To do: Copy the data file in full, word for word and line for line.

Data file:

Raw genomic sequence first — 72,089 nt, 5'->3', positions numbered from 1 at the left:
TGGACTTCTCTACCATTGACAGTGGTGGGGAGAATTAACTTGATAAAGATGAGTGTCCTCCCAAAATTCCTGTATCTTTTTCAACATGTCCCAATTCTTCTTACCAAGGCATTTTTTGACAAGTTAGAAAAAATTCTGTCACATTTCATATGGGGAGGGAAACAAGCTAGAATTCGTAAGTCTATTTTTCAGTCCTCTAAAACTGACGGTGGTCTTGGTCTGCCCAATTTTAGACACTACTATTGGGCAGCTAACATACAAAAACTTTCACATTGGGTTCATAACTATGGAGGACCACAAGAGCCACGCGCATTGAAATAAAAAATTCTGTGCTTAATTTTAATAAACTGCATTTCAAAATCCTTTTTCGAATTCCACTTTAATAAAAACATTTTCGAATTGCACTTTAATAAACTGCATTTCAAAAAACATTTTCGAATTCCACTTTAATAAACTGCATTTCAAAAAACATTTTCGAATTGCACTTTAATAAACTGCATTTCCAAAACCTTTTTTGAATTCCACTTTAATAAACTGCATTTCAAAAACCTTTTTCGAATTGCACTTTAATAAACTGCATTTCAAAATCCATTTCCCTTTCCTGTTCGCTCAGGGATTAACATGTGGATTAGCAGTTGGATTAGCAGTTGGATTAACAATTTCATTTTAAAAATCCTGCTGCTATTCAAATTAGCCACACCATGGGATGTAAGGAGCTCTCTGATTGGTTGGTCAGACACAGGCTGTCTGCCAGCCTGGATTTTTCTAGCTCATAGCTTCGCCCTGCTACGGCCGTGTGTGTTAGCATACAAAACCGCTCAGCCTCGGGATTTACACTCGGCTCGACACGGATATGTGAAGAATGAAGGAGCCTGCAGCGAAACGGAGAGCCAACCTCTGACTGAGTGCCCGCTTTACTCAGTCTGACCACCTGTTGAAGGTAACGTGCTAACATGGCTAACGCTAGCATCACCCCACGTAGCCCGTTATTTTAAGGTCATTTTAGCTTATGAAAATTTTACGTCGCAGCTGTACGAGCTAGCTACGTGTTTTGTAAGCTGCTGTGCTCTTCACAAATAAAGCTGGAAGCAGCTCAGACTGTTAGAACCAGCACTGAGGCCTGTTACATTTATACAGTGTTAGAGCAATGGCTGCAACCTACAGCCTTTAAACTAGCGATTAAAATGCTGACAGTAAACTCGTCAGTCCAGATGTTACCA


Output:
Raw genomic sequence first — 72,089 nt, 5'->3', positions numbered from 1 at the left:
TGGACTTCTCTACCATTGACAGTGGTGGGGAGAATTAACTTGATAAAGATGAGTGTCCTCCCAAAATTCCTGTATCTTTTTCAACATGTCCCAATTCTTCTTACCAAGGCATTTTTTGACAAGTTAGAAAAAATTCTGTCACATTTCATATGGGGAGGGAAACAAGCTAGAATTCGTAAGTCTATTTTTCAGTCCTCTAAAACTGACGGTGGTCTTGGTCTGCCCAATTTTAGACACTACTATTGGGCAGCTAACATACAAAAACTTTCACATTGGGTTCATAACTATGGAGGACCACAAGAGCCACGCGCATTGAAATAAAAAATTCTGTGCTTAATTTTAATAAACTGCATTTCAAAATCCTTTTTCGAATTCCACTTTAATAAAAACATTTTCGAATTGCACTTTAATAAACTGCATTTCAAAAAACATTTTCGAATTCCACTTTAATAAACTGCATTTCAAAAAACATTTTCGAATTGCACTTTAATAAACTGCATTTCCAAAACCTTTTTTGAATTCCACTTTAATAAACTGCATTTCAAAAACCTTTTTCGAATTGCACTTTAATAAACTGCATTTCAAAATCCATTTCCCTTTCCTGTTCGCTCAGGGATTAACATGTGGATTAGCAGTTGGATTAGCAGTTGGATTAACAATTTCATTTTAAAAATCCTGCTGCTATTCAAATTAGCCACACCATGGGATGTAAGGAGCTCTCTGATTGGTTGGTCAGACACAGGCTGTCTGCCAGCCTGGATTTTTCTAGCTCATAGCTTCGCCCTGCTACGGCCGTGTGTGTTAGCATACAAAACCGCTCAGCCTCGGGATTTACACTCGGCTCGACACGGATATGTGAAGAATGAAGGAGCCTGCAGCGAAACGGAGAGCCAACCTCTGACTGAGTGCCCGCTTTACTCAGTCTGACCACCTGTTGAAGGTAACGTGCTAACATGGCTAACGCTAGCATCACCCCACGTAGCCCGTTATTTTAAGGTCATTTTAGCTTATGAAAATTTTACGTCGCAGCTGTACGAGCTAGCTACGTGTTTTGTAAGCTGCTGTGCTCTTCACAAATAAAGCTGGAAGCAGCTCAGACTGTTAGAACCAGCACTGAGGCCTGTTACATTTATACAGTGTTAGAGCAATGGCTGCAACCTACAGCCTTTAAACTAGCGATTAAAATGCTGACAGTAAACTCGTCAGTCCAGATGTTACCA